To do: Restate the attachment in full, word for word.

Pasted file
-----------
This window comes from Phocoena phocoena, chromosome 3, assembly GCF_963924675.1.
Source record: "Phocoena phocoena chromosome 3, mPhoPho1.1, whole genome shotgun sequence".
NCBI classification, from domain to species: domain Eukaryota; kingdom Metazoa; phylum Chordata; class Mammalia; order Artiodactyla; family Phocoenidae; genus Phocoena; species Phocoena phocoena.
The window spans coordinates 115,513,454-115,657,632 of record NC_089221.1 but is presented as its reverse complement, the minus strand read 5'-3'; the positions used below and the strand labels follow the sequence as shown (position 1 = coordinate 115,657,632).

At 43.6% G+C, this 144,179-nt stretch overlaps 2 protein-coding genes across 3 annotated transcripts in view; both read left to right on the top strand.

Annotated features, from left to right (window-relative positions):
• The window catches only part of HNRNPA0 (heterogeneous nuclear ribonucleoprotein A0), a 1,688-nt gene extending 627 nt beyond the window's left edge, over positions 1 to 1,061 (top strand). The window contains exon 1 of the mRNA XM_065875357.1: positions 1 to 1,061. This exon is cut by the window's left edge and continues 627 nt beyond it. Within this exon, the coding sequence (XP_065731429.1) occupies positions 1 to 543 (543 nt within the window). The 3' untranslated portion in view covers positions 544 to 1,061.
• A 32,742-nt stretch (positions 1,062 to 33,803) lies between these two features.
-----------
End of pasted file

This window comes from Phocoena phocoena, chromosome 3, assembly GCF_963924675.1.
Source record: "Phocoena phocoena chromosome 3, mPhoPho1.1, whole genome shotgun sequence".
NCBI classification, from domain to species: domain Eukaryota; kingdom Metazoa; phylum Chordata; class Mammalia; order Artiodactyla; family Phocoenidae; genus Phocoena; species Phocoena phocoena.
The window spans coordinates 115,513,454-115,657,632 of record NC_089221.1 but is presented as its reverse complement, the minus strand read 5'-3'; the positions used below and the strand labels follow the sequence as shown (position 1 = coordinate 115,657,632).

At 43.6% G+C, this 144,179-nt stretch overlaps 2 protein-coding genes across 3 annotated transcripts in view; both read left to right on the top strand.

Annotated features, from left to right (window-relative positions):
• The window catches only part of HNRNPA0 (heterogeneous nuclear ribonucleoprotein A0), a 1,688-nt gene extending 627 nt beyond the window's left edge, over positions 1 to 1,061 (top strand). The window contains exon 1 of the mRNA XM_065875357.1: positions 1 to 1,061. This exon is cut by the window's left edge and continues 627 nt beyond it. Within this exon, the coding sequence (XP_065731429.1) occupies positions 1 to 543 (543 nt within the window). The 3' untranslated portion in view covers positions 544 to 1,061.
• A 32,742-nt stretch (positions 1,062 to 33,803) lies between these two features.